Opinion | Detroit’s Schools Are Unconstitutionally Unequal
For much of the past decade, schoolchildren in Detroit were forced to endure conditions that can only be described as abhorrent. In many schools, classroom temperatures exceeded 90 degrees during the spring and summer, and neared freezing during frigid Michigan winters. Mold was endemic in some school buildings, and vermin was common in others.
In one school in 2015, the math teacher resigned just a few weeks into the school year. The solution in that case? A high-performing eighth-grade student was tasked for a month with teaching both seventh- and eighth-grade math.
Does the Constitution permit such shoddy treatment of schoolchildren? We may soon find out. In October, the United States Court of Appeals for the Sixth Circuit heard oral argument in a class action case alleging that children in Detroit attended schools that unconstitutionally “lack the staffing and capacity required to effectively implement” elementary literacy programs.
They’re seeking to have the state now provide Detroit schools with the resources to deliver grade-appropriate, evidence-based instruction, as well as remedial education for the Detroit students affected during the time the state controlled the local education system.
The basic argument is that the State of Michigan, which requires all children to attend school, shuffled Detroit students into classroom environments that undermined teachers’ efforts to provide meaningful educational benefits. The judges focused mainly on a specific claim that students had been denied “substantive due process.” But under Supreme Court precedent, there is also a strong argument that Michigan’s statewide education system violates the Constitution’s Equal Protection Clause.
Michigan’s Constitution — like the Constitution in virtually every state — requires “a system of free public elementary and secondary schools.” Michigan has generally fulfilled that obligation by granting local school boards the authority to run school systems. In the late 2000s, however, the state took direct control of the Detroit public schools. In so doing, it displaced Detroit’s elected Board of Education, as well as the local superintendent.
In the decade that followed, the bottom fell out from under Detroit’s schools. The schools physically deteriorated, as did students’ academic achievement. In every year that the National Assessment for Educational Progress has been administered since 2009, Detroit fourth and eighth graders have ranked dead last in the country when compared with students in other large urban districts. In each of those years, only about 5 percent of Detroit’s children were ranked proficient in math or literacy.
By any measure, the state’s takeover of Detroit schools was a failure. But it was also a constitutional abdication. Though the Supreme Court has held that the Constitution does not require absolute equality in educational outcomes, it has also emphasized — repeatedly — that a basic education is of fundamental, constitutional importance.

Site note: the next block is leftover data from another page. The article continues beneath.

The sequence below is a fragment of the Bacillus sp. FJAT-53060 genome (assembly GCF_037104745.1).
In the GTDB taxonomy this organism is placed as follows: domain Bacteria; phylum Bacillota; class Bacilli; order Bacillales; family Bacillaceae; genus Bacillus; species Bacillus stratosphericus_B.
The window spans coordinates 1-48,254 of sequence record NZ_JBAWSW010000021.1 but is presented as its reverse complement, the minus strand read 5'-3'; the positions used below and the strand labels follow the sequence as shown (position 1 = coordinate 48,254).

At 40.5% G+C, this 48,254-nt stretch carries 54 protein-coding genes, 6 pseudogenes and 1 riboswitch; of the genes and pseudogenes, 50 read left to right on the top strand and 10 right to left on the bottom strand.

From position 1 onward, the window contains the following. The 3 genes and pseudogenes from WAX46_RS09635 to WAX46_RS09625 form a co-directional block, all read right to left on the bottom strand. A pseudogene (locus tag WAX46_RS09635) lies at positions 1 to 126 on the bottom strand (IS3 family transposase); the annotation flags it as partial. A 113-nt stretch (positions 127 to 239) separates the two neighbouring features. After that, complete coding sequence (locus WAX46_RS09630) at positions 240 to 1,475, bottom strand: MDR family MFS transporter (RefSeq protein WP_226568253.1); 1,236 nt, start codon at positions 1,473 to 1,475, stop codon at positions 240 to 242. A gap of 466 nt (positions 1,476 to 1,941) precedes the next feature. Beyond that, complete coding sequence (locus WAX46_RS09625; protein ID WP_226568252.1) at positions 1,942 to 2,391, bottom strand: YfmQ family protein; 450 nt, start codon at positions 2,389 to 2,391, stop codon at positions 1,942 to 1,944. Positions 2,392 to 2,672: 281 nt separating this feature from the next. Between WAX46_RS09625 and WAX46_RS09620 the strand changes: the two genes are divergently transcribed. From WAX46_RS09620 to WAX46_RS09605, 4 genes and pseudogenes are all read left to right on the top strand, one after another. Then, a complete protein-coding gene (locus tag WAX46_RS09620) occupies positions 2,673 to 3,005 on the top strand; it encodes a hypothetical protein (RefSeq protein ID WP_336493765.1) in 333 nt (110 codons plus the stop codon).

Though the Supreme Court has held that the Constitution does not require absolute equality in educational outcomes, it has also emphasized — in Plyler v. Doe and other cases — that a basic education is of fundamental, constitutional importance. It’s true that the court has not yet decided the contours of a fundamental right to a “basic education.” But by any conceivable standard, children in Detroit were denied those basics when they were being taught by other children, in uncomfortable, even dangerous, conditions; when organized reading groups “read books at a fourth- and fifth-grade reading level, even though the students are in high school” or when even teachers themselves lack textbooks.
The Supreme Court has repeatedly held that even when states are under no obligation to provide a “fundamental right,” the Equal Protection Clause prohibits states from selectively facilitating those rights. States, for example, have no obligation to provide for appeals in child-custody cases. But because the right to parent one’s children is “fundamental,” a state cannot condition the right to appeal on a party’s ability to pay court costs.
The same reasoning can and should apply here. The State of Michigan opted to establish a statewide system of public education. Having undertaken that responsibility, it cannot maintain a system in which only certain Michiganders — those who reside in Detroit — are denied the fundamental opportunity to achieve a basic education. There can be no doubt that the state is responsible for Detroit’s plight. And there is little ambiguity on where Supreme Court precedent points us. In Brown v. Board of Education, the court admonished that education, “where the state has undertaken to provide it, is a right which must be made available to all on equal terms.”
There are now at least reasons for hope in Detroit. The local Board of Education has regained control of the schools, and the main school district — staffed by many of the same hardworking teachers who endured years of state neglect — has posted impressive academic gains under Superintendent Nikolai Vitti. But Detroit schools are still digging themselves out from those years of state-imposed, unconstitutional mismanagement. The system and its students deserve restitution.
Eli Savit is an adjunct professor of law at the University of Michigan.
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